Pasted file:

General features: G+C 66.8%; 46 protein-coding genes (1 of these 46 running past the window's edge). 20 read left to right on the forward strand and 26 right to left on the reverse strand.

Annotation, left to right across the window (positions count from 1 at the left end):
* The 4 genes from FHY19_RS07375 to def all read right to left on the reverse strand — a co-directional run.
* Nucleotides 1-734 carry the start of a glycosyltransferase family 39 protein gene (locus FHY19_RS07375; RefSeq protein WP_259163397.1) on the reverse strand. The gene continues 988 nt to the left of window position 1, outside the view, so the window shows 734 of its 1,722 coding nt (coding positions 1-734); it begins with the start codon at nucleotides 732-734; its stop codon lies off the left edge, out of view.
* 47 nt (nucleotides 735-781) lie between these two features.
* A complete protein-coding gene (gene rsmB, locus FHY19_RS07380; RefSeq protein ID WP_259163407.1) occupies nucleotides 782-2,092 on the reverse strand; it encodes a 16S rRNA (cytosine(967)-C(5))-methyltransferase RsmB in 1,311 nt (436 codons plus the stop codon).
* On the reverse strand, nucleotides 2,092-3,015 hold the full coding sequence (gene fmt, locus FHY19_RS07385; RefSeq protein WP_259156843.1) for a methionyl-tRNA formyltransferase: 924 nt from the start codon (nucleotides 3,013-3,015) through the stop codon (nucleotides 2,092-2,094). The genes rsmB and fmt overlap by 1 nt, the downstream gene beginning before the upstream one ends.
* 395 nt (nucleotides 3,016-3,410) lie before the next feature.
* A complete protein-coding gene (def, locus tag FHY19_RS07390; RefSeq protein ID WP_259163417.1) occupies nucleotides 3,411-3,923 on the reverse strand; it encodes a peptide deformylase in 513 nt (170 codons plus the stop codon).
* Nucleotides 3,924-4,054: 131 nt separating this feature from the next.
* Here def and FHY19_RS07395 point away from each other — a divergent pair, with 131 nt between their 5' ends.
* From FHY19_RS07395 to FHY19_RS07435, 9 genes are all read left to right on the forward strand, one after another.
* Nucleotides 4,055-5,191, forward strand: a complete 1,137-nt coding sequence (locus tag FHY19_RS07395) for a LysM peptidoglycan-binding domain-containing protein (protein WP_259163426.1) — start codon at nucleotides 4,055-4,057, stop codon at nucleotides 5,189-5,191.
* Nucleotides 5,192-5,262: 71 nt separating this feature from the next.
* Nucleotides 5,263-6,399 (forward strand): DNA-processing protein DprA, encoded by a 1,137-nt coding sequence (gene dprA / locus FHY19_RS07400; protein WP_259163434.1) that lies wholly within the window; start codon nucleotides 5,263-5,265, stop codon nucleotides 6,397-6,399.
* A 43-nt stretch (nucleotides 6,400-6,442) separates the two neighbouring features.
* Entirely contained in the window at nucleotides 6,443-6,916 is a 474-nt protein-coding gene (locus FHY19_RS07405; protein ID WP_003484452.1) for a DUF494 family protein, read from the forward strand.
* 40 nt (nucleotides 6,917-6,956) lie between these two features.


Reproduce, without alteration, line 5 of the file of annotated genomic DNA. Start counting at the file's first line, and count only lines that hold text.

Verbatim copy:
* 47 nt (nucleotides 735-781) lie between these two features.